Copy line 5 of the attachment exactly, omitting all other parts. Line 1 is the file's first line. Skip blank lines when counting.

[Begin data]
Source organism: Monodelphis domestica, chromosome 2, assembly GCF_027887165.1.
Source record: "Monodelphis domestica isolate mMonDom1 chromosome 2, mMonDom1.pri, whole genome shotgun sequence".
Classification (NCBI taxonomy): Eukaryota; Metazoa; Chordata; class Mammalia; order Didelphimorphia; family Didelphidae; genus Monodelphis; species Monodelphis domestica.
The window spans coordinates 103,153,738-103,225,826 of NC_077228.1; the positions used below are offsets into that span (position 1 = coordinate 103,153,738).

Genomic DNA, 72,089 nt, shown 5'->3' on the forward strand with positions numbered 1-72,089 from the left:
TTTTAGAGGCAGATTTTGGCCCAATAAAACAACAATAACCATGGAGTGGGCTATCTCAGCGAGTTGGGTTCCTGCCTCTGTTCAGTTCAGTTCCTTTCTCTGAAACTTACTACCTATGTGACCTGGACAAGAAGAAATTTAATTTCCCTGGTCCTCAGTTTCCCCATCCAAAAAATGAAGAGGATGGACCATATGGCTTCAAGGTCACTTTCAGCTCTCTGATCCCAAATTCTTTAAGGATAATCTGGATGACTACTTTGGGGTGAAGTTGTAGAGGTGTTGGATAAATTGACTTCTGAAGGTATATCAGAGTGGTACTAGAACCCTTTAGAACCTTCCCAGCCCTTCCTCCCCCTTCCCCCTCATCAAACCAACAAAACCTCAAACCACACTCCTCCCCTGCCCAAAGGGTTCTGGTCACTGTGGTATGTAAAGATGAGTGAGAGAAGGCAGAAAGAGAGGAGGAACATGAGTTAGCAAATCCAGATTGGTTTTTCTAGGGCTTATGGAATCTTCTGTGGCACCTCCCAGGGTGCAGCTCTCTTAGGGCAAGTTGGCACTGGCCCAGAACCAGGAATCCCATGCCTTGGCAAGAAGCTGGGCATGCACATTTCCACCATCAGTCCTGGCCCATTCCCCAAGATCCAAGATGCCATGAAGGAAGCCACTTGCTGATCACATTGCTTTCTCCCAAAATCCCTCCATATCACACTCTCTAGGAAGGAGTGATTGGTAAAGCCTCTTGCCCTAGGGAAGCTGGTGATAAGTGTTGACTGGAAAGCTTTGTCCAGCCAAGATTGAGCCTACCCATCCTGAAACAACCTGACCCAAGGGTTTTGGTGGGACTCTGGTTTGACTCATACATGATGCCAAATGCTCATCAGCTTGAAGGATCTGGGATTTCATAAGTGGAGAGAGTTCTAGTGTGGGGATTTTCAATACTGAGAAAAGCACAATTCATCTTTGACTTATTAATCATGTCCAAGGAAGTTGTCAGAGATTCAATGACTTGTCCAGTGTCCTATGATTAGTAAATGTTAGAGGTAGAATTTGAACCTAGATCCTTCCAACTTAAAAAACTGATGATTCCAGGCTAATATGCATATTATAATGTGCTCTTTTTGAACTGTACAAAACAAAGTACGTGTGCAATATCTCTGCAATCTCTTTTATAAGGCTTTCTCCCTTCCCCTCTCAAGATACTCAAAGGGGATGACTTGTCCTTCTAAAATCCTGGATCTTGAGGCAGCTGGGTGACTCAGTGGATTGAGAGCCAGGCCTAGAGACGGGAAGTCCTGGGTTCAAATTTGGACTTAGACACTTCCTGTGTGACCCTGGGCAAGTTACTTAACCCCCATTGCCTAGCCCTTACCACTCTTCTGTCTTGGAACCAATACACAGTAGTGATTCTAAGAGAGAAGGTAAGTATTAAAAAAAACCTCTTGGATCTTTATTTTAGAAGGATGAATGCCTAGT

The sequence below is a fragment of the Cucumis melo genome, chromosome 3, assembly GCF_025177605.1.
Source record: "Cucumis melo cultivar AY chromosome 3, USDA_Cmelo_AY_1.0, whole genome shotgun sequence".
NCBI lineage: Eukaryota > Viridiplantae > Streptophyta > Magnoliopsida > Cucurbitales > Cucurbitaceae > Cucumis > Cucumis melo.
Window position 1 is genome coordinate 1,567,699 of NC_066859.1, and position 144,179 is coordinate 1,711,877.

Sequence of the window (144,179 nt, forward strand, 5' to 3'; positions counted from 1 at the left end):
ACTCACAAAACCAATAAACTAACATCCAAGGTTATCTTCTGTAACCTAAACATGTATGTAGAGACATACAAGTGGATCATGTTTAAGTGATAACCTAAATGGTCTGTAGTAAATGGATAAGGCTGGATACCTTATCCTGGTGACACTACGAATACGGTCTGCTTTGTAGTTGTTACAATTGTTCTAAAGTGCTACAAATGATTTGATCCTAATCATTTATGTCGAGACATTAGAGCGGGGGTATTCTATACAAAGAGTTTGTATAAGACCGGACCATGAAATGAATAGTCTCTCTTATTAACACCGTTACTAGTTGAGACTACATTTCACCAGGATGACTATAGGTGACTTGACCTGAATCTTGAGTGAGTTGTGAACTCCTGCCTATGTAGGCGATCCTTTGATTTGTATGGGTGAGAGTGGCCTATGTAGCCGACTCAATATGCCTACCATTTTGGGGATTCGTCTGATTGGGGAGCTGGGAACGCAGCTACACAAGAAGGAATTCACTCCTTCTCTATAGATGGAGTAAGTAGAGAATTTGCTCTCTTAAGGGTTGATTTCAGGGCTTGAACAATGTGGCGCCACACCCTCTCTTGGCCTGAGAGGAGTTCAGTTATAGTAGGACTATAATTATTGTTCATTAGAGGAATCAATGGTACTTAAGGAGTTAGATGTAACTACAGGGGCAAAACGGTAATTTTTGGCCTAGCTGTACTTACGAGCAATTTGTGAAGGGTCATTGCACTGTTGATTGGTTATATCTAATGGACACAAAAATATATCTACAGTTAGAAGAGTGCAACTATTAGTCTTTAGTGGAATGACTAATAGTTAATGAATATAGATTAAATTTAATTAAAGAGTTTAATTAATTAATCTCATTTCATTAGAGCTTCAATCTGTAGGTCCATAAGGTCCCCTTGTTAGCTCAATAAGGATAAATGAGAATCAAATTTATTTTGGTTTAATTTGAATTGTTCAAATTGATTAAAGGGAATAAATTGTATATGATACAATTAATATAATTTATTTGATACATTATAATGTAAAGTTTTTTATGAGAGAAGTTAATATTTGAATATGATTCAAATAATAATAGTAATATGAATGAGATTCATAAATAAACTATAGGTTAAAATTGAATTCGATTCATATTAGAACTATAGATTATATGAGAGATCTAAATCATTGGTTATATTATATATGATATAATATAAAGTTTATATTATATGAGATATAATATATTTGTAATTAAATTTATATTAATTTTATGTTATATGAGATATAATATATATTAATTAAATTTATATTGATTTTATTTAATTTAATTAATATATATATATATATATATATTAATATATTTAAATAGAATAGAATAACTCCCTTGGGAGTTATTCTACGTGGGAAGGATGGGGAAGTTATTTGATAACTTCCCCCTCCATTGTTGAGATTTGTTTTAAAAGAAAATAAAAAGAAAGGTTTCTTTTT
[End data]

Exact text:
Genomic DNA, 72,089 nt, shown 5'->3' on the forward strand with positions numbered 1-72,089 from the left: